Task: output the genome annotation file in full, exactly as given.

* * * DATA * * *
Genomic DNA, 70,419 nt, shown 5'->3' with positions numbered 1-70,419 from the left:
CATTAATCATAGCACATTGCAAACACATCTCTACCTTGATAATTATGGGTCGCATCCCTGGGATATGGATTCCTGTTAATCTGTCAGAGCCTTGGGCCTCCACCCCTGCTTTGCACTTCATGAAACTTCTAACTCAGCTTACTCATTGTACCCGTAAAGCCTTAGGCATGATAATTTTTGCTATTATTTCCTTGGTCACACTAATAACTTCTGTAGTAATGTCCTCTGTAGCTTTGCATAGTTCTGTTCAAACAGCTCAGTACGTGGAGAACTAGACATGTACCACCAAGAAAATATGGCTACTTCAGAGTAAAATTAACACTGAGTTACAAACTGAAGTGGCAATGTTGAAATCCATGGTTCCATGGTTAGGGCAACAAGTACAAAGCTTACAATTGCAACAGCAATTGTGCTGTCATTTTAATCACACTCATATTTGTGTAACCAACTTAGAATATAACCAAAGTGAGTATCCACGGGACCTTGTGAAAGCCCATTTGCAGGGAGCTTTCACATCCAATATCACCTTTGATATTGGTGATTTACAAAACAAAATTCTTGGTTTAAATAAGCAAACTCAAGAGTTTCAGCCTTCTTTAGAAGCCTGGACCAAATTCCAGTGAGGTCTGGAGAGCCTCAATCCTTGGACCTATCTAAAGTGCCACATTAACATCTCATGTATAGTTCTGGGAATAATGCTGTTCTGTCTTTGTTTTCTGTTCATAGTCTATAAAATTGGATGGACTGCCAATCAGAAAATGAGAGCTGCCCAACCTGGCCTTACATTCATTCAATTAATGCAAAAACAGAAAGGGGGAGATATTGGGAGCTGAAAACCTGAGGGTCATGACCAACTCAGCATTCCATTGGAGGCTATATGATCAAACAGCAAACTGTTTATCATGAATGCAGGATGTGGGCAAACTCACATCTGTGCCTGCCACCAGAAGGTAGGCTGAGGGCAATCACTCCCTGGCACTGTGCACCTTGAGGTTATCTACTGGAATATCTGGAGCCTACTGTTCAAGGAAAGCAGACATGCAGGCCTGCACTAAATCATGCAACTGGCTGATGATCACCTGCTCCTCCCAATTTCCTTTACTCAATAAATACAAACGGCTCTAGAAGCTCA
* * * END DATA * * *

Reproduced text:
Genomic DNA, 70,419 nt, shown 5'->3' with positions numbered 1-70,419 from the left:
CATTAATCATAGCACATTGCAAACACATCTCTACCTTGATAATTATGGGTCGCATCCCTGGGATATGGATTCCTGTTAATCTGTCAGAGCCTTGGGCCTCCACCCCTGCTTTGCACTTCATGAAACTTCTAACTCAGCTTACTCATTGTACCCGTAAAGCCTTAGGCATGATAATTTTTGCTATTATTTCCTTGGTCACACTAATAACTTCTGTAGTAATGTCCTCTGTAGCTTTGCATAGTTCTGTTCAAACAGCTCAGTACGTGGAGAACTAGACATGTACCACCAAGAAAATATGGCTACTTCAGAGTAAAATTAACACTGAGTTACAAACTGAAGTGGCAATGTTGAAATCCATGGTTCCATGGTTAGGGCAACAAGTACAAAGCTTACAATTGCAACAGCAATTGTGCTGTCATTTTAATCACACTCATATTTGTGTAACCAACTTAGAATATAACCAAAGTGAGTATCCACGGGACCTTGTGAAAGCCCATTTGCAGGGAGCTTTCACATCCAATATCACCTTTGATATTGGTGATTTACAAAACAAAATTCTTGGTTTAAATAAGCAAACTCAAGAGTTTCAGCCTTCTTTAGAAGCCTGGACCAAATTCCAGTGAGGTCTGGAGAGCCTCAATCCTTGGACCTATCTAAAGTGCCACATTAACATCTCATGTATAGTTCTGGGAATAATGCTGTTCTGTCTTTGTTTTCTGTTCATAGTCTATAAAATTGGATGGACTGCCAATCAGAAAATGAGAGCTGCCCAACCTGGCCTTACATTCATTCAATTAATGCAAAAACAGAAAGGGGGAGATATTGGGAGCTGAAAACCTGAGGGTCATGACCAACTCAGCATTCCATTGGAGGCTATATGATCAAACAGCAAACTGTTTATCATGAATGCAGGATGTGGGCAAACTCACATCTGTGCCTGCCACCAGAAGGTAGGCTGAGGGCAATCACTCCCTGGCACTGTGCACCTTGAGGTTATCTACTGGAATATCTGGAGCCTACTGTTCAAGGAAAGCAGACATGCAGGCCTGCACTAAATCATGCAACTGGCTGATGATCACCTGCTCCTCCCAATTTCCTTTACTCAATAAATACAAACGGCTCTAGAAGCTCA